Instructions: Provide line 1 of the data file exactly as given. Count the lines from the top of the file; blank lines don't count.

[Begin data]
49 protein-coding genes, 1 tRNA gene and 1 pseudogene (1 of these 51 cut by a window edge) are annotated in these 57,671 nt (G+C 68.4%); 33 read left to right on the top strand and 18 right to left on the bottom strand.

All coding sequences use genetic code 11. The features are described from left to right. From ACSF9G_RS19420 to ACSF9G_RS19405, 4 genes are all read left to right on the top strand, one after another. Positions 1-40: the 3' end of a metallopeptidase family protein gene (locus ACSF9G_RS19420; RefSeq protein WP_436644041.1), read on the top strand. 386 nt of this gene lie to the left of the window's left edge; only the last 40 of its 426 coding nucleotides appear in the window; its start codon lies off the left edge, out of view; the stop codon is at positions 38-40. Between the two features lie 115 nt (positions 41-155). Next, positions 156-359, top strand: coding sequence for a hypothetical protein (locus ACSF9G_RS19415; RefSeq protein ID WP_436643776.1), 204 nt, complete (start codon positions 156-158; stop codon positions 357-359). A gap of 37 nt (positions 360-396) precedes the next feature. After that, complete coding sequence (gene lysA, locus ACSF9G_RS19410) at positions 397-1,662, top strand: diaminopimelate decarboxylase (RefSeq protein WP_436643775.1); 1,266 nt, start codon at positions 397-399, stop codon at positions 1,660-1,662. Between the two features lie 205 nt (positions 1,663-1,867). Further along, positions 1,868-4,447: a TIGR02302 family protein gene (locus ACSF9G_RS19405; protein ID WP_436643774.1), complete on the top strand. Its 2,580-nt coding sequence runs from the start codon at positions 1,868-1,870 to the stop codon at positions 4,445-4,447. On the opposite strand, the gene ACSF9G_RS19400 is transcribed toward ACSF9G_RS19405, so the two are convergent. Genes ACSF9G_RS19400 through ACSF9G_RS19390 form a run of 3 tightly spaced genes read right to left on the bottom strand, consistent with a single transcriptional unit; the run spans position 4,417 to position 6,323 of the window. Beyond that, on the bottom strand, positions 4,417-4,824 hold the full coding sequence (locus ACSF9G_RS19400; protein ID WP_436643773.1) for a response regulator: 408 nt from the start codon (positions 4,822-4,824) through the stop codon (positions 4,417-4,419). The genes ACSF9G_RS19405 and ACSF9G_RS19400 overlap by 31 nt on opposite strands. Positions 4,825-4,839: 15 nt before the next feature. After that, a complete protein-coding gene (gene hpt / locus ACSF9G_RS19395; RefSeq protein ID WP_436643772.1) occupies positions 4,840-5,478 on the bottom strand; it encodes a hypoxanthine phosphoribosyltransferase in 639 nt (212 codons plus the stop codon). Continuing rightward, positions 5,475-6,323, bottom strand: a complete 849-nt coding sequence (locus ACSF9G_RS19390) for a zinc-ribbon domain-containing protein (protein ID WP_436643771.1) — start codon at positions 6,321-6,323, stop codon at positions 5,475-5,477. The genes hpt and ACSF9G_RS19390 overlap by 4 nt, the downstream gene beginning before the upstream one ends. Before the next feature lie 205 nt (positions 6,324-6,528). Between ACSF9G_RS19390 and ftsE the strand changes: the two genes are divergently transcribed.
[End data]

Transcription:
49 protein-coding genes, 1 tRNA gene and 1 pseudogene (1 of these 51 cut by a window edge) are annotated in these 57,671 nt (G+C 68.4%); 33 read left to right on the top strand and 18 right to left on the bottom strand.